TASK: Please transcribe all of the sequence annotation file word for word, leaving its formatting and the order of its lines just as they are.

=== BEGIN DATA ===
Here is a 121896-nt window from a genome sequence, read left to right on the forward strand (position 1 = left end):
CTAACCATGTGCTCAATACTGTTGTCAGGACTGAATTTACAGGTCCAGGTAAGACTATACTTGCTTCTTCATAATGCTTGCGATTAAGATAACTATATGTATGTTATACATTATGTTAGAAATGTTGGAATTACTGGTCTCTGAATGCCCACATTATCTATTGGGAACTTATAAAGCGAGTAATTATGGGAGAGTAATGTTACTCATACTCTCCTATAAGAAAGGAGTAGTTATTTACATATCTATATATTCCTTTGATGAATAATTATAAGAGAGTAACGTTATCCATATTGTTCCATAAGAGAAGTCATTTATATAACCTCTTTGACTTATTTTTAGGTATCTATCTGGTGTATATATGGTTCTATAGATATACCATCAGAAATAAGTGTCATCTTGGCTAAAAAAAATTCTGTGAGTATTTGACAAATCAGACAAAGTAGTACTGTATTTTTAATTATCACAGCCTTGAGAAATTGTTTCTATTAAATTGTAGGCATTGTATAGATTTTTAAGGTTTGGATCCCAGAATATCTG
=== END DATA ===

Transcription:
Here is a 121896-nt window from a genome sequence, read left to right on the forward strand (position 1 = left end):
CTAACCATGTGCTCAATACTGTTGTCAGGACTGAATTTACAGGTCCAGGTAAGACTATACTTGCTTCTTCATAATGCTTGCGATTAAGATAACTATATGTATGTTATACATTATGTTAGAAATGTTGGAATTACTGGTCTCTGAATGCCCACATTATCTATTGGGAACTTATAAAGCGAGTAATTATGGGAGAGTAATGTTACTCATACTCTCCTATAAGAAAGGAGTAGTTATTTACATATCTATATATTCCTTTGATGAATAATTATAAGAGAGTAACGTTATCCATATTGTTCCATAAGAGAAGTCATTTATATAACCTCTTTGACTTATTTTTAGGTATCTATCTGGTGTATATATGGTTCTATAGATATACCATCAGAAATAAGTGTCATCTTGGCTAAAAAAAATTCTGTGAGTATTTGACAAATCAGACAAAGTAGTACTGTATTTTTAATTATCACAGCCTTGAGAAATTGTTTCTATTAAATTGTAGGCATTGTATAGATTTTTAAGGTTTGGATCCCAGAATATCTG